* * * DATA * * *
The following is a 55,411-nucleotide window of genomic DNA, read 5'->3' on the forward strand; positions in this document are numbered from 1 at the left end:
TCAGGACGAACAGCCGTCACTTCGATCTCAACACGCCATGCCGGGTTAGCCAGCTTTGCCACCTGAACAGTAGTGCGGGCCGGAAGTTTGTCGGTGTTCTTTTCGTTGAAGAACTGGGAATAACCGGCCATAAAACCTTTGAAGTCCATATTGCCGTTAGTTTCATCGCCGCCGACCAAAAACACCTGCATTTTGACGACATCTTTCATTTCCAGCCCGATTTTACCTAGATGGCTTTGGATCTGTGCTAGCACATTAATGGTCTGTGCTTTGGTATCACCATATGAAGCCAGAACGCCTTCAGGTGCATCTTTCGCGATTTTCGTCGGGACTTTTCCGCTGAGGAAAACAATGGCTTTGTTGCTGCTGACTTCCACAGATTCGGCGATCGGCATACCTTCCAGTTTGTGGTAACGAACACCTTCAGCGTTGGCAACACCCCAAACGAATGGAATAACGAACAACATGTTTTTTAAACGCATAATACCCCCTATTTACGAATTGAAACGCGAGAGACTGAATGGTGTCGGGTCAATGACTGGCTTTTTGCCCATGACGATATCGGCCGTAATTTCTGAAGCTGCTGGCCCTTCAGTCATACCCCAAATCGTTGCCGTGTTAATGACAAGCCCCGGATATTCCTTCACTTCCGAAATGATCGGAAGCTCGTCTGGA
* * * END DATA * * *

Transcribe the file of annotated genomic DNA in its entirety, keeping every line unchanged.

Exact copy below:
The following is a 55,411-nucleotide window of genomic DNA, read 5'->3' on the forward strand; positions in this document are numbered from 1 at the left end:
TCAGGACGAACAGCCGTCACTTCGATCTCAACACGCCATGCCGGGTTAGCCAGCTTTGCCACCTGAACAGTAGTGCGGGCCGGAAGTTTGTCGGTGTTCTTTTCGTTGAAGAACTGGGAATAACCGGCCATAAAACCTTTGAAGTCCATATTGCCGTTAGTTTCATCGCCGCCGACCAAAAACACCTGCATTTTGACGACATCTTTCATTTCCAGCCCGATTTTACCTAGATGGCTTTGGATCTGTGCTAGCACATTAATGGTCTGTGCTTTGGTATCACCATATGAAGCCAGAACGCCTTCAGGTGCATCTTTCGCGATTTTCGTCGGGACTTTTCCGCTGAGGAAAACAATGGCTTTGTTGCTGCTGACTTCCACAGATTCGGCGATCGGCATACCTTCCAGTTTGTGGTAACGAACACCTTCAGCGTTGGCAACACCCCAAACGAATGGAATAACGAACAACATGTTTTTTAAACGCATAATACCCCCTATTTACGAATTGAAACGCGAGAGACTGAATGGTGTCGGGTCAATGACTGGCTTTTTGCCCATGACGATATCGGCCGTAATTTCTGAAGCTGCTGGCCCTTCAGTCATACCCCAAATCGTTGCCGTGTTAATGACAAGCCCCGGATATTCCTTCACTTCCGAAATGATCGGAAGCTCGTCTGGA